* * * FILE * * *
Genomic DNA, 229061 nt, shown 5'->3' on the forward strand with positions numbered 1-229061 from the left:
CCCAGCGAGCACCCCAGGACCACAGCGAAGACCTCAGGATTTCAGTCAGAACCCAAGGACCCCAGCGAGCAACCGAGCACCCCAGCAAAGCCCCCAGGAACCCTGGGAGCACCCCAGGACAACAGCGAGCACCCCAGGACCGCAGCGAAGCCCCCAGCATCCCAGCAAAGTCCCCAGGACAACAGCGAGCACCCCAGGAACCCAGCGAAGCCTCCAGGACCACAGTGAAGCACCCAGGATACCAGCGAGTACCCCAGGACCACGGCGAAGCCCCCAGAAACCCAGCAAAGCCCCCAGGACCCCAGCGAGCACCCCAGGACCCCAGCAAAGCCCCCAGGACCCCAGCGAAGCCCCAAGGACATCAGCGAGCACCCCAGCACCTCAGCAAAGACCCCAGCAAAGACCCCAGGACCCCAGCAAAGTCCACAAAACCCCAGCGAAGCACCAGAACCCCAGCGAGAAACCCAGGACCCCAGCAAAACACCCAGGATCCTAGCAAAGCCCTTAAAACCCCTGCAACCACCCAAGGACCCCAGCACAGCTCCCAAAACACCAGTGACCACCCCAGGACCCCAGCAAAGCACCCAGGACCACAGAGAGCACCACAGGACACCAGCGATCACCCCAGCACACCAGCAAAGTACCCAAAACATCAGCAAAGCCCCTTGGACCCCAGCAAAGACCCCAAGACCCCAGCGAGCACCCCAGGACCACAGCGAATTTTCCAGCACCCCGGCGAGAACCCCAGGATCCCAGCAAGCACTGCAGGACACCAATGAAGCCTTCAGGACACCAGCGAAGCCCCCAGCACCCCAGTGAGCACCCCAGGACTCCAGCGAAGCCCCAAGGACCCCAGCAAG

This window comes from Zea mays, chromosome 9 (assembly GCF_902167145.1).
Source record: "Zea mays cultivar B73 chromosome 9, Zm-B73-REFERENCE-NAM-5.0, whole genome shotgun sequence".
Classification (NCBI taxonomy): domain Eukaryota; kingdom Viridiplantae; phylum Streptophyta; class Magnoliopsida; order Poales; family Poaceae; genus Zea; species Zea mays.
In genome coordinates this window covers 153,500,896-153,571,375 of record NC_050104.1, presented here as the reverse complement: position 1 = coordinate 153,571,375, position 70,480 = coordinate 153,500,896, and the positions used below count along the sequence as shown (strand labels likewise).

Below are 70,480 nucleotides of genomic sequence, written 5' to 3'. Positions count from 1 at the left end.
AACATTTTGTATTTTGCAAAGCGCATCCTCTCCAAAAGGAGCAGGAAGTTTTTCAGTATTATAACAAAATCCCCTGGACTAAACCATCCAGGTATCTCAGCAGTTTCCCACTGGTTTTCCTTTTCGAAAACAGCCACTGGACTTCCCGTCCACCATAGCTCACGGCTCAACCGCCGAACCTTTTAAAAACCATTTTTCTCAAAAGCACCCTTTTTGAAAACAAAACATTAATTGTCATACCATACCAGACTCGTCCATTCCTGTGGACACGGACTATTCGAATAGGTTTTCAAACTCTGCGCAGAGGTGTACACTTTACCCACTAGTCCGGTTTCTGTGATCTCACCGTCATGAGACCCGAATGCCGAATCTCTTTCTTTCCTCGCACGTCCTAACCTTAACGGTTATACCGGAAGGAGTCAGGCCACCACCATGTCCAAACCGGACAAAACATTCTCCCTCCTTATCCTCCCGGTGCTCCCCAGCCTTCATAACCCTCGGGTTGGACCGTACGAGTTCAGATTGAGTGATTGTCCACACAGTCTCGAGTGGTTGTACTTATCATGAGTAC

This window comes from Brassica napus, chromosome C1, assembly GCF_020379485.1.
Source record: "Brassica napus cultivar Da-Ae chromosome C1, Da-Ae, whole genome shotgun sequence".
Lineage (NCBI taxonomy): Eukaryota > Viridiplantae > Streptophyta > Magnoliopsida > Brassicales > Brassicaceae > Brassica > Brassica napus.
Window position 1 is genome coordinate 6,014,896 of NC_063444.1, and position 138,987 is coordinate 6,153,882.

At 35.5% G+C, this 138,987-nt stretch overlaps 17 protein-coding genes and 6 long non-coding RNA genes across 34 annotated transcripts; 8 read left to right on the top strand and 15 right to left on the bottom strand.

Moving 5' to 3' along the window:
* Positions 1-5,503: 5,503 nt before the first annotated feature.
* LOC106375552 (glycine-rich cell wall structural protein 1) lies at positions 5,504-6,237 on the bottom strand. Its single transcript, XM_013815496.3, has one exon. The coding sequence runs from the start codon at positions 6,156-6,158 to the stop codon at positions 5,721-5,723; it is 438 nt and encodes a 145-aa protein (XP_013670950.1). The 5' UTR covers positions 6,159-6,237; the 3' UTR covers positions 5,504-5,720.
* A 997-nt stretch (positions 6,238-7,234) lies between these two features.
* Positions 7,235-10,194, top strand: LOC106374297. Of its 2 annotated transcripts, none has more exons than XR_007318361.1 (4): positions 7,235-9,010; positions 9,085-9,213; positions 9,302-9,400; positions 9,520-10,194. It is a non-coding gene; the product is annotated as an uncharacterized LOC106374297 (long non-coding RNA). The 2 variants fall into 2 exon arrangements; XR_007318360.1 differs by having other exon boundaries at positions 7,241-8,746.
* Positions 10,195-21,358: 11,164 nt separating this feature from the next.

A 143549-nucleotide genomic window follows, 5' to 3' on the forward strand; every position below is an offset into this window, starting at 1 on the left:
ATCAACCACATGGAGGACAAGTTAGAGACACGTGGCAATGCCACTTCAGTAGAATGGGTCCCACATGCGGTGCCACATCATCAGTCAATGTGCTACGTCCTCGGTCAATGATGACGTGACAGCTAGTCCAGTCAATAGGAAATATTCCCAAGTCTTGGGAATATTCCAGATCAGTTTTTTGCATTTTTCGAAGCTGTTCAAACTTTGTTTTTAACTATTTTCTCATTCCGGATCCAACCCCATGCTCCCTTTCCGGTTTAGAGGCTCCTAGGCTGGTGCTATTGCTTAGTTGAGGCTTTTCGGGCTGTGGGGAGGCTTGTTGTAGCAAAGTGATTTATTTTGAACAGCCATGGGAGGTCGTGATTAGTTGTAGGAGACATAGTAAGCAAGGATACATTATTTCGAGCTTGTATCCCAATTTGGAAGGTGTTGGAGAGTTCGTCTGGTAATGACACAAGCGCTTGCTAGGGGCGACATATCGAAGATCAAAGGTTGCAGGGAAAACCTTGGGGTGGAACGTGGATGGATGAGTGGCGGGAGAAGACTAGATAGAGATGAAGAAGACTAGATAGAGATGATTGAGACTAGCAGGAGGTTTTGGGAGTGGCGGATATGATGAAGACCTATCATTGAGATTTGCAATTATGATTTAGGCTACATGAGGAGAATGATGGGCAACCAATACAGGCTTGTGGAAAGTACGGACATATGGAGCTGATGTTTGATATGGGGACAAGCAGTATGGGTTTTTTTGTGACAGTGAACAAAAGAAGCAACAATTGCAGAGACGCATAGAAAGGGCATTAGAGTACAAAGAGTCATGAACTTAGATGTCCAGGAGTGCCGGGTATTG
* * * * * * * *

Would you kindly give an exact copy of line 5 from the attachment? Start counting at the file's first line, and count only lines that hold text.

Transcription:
Classification (NCBI taxonomy): domain Eukaryota; kingdom Viridiplantae; phylum Streptophyta; class Magnoliopsida; order Poales; family Poaceae; genus Zea; species Zea mays.